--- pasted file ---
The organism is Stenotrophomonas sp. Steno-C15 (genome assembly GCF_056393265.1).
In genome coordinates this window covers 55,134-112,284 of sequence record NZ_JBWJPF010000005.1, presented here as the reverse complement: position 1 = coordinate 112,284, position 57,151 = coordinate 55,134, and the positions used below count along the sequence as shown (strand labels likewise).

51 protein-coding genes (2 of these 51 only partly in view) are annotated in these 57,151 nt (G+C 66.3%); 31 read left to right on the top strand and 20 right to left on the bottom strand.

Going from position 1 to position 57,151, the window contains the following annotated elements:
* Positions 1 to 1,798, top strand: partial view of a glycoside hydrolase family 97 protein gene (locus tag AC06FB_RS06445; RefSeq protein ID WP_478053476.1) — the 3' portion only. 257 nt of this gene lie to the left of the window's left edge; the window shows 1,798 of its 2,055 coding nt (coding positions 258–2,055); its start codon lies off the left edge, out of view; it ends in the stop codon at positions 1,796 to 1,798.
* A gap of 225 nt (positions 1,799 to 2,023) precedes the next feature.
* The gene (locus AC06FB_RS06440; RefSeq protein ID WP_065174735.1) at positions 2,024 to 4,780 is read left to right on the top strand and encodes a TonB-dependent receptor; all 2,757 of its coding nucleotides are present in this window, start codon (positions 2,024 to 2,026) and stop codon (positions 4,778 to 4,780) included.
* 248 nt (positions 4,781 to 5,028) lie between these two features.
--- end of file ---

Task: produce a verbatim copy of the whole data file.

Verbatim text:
The organism is Stenotrophomonas sp. Steno-C15 (genome assembly GCF_056393265.1).
In genome coordinates this window covers 55,134-112,284 of sequence record NZ_JBWJPF010000005.1, presented here as the reverse complement: position 1 = coordinate 112,284, position 57,151 = coordinate 55,134, and the positions used below count along the sequence as shown (strand labels likewise).

51 protein-coding genes (2 of these 51 only partly in view) are annotated in these 57,151 nt (G+C 66.3%); 31 read left to right on the top strand and 20 right to left on the bottom strand.

Going from position 1 to position 57,151, the window contains the following annotated elements:
* Positions 1 to 1,798, top strand: partial view of a glycoside hydrolase family 97 protein gene (locus tag AC06FB_RS06445; RefSeq protein ID WP_478053476.1) — the 3' portion only. 257 nt of this gene lie to the left of the window's left edge; the window shows 1,798 of its 2,055 coding nt (coding positions 258–2,055); its start codon lies off the left edge, out of view; it ends in the stop codon at positions 1,796 to 1,798.
* A gap of 225 nt (positions 1,799 to 2,023) precedes the next feature.
* The gene (locus AC06FB_RS06440; RefSeq protein ID WP_065174735.1) at positions 2,024 to 4,780 is read left to right on the top strand and encodes a TonB-dependent receptor; all 2,757 of its coding nucleotides are present in this window, start codon (positions 2,024 to 2,026) and stop codon (positions 4,778 to 4,780) included.
* 248 nt (positions 4,781 to 5,028) lie between these two features.